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School board candidates address community concerns during bilingual Zoom forum
Election 2020: Santa Maria Joint-Union High School District

School board candidates address community concerns during bilingual Zoom forum

From the What you need to know for Friday, September 25 series

Six candidates running for two open positions on the Santa Maria Joint-Union High School District Board of Education shared about how they plan to support students, address racial disparity and ensure academic achievement during a digital bilingual forum on Tuesday. 

Incumbents Jack Garvin and Amy Lopez are running for another term in the Nov. 3 election against challengers Angie Marie Bolden, Jennifer Melena, Gabriel Amaro Morales and David Baskett. Unlike the City Council, members are not elected by district, meaning voters will choose from the pool of candidates for both seats. 

The Zoom forum, which was attended by 50 community members and garnered an additional 500 views on Facebook, was led by Future Leaders of America and the League of Women Voters of Santa Maria Valley, with Spanish interpretation available. 

Questions submitted by attendees asked candidates what they believed to be the biggest issues in the district, why they should be on the board, how they planned to address racial disparities, and whether they supported Proposition 15 and certain graduation requirements.

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Both Lopez and Garvin highlighted their years of experience on the board as reasons to retain their positions, explaining their hard work over the past five and 16 years, respectively. 

"I'm consistent and I'm reliable," Lopez said. "I really understand the population that I work with."

Garvin argued that his long tenure on the board gave him important knowledge needed to solve problems in the district. 

"I have that institutional intelligence of knowing how things were and how we've improved them," he said. 

Melena, a kinesiology professor at Hancock College, and Bolden, a co-advisor for the Black student unions at Righetti, Santa Maria and Pioneer Valley high schools, both highlighted their continued commitment to working with youth as the reason why they would be a good fit. 

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"Since I retired in 2008, I have not stopped working with the kids. I'm a go-getter. I'm on each campus at least once a week," Bolden said. "It's time for the board to be more diverse than what it is, and for kids to see that, you know, 'if Ms. Bolden made it, we can do it also.'"

Morales, director of PathPoint in Santa Maria, argued that his work with students in school districts throughout the state of California as well as his experience in social services would benefit the board. 

Santa Maria Public Airport Board member Baskett said he greatly values discipline in the classroom, and that his military background has provided him good experience.  

When asked about the most pressing issues facing the district, five out of six candidates identified COVID-19 as the most pressing. However, Baskett said that COVID-19 would be a thing of the past in the next couple years, and that the district should prioritize English-language learning.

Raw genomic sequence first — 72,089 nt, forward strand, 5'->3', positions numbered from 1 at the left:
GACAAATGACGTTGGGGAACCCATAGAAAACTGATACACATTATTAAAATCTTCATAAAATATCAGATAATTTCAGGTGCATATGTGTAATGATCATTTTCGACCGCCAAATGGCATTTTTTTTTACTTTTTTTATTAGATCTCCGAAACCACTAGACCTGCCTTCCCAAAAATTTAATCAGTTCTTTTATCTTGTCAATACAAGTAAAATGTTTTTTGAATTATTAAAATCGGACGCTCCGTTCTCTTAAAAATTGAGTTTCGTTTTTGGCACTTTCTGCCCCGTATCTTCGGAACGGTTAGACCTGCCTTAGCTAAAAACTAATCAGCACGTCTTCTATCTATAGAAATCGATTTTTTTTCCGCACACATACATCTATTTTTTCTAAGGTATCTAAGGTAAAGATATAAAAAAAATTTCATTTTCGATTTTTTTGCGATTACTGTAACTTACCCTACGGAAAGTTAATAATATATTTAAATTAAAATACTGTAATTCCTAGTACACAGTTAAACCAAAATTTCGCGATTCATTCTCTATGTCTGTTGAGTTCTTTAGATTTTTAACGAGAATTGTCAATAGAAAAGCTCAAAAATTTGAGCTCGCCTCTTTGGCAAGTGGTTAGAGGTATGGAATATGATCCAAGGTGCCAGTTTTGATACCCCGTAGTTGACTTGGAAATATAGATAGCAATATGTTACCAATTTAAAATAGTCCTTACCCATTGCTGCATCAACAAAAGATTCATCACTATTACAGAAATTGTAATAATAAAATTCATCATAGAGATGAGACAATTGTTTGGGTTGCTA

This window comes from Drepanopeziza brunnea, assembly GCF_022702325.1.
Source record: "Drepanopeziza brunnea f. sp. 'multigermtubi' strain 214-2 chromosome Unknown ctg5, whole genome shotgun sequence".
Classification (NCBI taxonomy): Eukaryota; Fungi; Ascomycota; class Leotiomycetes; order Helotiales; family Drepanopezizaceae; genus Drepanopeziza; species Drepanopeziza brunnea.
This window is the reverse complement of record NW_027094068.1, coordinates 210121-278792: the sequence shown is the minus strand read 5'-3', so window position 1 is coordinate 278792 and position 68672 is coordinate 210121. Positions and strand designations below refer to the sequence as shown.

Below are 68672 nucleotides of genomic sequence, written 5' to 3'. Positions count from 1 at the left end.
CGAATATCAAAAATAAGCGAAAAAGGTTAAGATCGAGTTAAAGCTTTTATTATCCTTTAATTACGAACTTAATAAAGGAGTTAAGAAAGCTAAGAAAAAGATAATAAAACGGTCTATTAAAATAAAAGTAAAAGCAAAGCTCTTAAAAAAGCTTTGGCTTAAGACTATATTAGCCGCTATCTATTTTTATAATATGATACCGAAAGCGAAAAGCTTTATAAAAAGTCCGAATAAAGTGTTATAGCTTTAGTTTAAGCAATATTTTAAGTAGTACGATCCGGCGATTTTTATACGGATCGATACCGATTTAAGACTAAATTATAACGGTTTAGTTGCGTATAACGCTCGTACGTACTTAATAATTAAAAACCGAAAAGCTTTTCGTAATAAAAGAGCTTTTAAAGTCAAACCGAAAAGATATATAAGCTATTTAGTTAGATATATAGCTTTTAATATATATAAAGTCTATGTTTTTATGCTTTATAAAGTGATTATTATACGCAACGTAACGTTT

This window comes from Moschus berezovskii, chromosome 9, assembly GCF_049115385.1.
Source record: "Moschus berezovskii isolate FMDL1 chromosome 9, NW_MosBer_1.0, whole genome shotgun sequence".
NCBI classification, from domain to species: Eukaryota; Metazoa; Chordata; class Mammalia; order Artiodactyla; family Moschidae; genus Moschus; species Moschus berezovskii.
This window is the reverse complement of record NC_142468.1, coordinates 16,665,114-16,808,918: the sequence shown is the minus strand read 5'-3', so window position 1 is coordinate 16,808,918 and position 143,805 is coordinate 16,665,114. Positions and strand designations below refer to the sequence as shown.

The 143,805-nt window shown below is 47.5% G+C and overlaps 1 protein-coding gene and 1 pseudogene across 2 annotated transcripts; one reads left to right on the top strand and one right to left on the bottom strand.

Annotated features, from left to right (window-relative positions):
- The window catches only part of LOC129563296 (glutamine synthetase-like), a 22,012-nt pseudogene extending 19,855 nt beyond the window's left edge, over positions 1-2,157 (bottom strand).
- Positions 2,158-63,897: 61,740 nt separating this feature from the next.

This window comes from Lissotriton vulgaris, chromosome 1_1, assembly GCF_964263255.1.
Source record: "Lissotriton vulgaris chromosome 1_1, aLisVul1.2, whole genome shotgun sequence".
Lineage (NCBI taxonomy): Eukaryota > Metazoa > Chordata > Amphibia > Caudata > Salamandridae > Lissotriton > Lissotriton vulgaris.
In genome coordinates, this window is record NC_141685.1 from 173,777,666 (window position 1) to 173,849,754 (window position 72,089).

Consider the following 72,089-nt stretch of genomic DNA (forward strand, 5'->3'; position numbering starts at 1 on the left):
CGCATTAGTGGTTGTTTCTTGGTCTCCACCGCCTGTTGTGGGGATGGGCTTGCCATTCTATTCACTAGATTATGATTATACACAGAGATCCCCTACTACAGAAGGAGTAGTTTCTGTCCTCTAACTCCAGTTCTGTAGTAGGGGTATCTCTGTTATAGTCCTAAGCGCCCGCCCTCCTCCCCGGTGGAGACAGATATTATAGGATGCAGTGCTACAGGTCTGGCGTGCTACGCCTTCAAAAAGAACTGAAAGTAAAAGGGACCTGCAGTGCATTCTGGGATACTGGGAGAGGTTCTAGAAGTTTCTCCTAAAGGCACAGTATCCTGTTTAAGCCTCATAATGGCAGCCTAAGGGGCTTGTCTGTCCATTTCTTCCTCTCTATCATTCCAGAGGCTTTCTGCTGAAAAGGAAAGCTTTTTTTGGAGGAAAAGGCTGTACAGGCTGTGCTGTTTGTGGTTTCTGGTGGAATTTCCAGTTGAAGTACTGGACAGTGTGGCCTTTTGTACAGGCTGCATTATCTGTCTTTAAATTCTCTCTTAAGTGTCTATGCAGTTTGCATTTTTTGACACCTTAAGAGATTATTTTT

Candidates had varying responses when asked about addressing racial and ethnic disparities in the district.

Garvin and Lopez both said that the district needs to stand by its promise to require ethnic and gender studies courses, with Lopez also advocating for cultural competency and trauma-informed training among district employees.

Bolden said the district should not be afraid to talk openly about race, while Morales and Melena said the district should recognize the social factors that contribute to these disparities. 

"When we change and start to look at that perspective, instead of offering specific programs or protocols ... we take a bigger perspective, and we try to change from a stance of social justice to make things right and equitable," Melena said. 

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Baskett agreed that other factors outside of a student's school life need to be considered when thinking about student support but that there should be a standard for achievement in the district. 

"We need to have a standard that everyone is open to and everyone tries to achieve. Some students, because of the individual makeup, it has nothing to do with race or culture ... will make it with ease, and some will have more difficulty," he said.  

Proposition 15, which would increase funding for public schools through increased commercial and industrial taxes, was supported by Garvin, Lopez, Melena and Bolden, while Baskett and Morales said the district should seek funding elsewhere. 

Candidates were similarly split when asked about A-G requirements, which are general courses such as math and English required for the University of California system, that students need to graduate. 

Morales and Bolden said they were in favor of A-G requirements with the right level of student support.

"I think that's the beginning of a good employee, when we provide that passion and bring back that joy of learning to our students by providing the proper support," Morales said. 

Garvin and Baskett opposed the requirement, stating that it is not the right system for every student, while Lopez and Melena said it's a process that would involve more changes in the district. 

Editor's note: This article was updated to correct Gabriel Morales' title. He is the director of PathPoint in Santa Maria. 

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Santa Maria City Reporter

Originally from the Pacific Northwest, Laura Place covers city government, policy and elections in Santa Maria and Santa Barbara County. Follow her on Twitter @itslaurasplace

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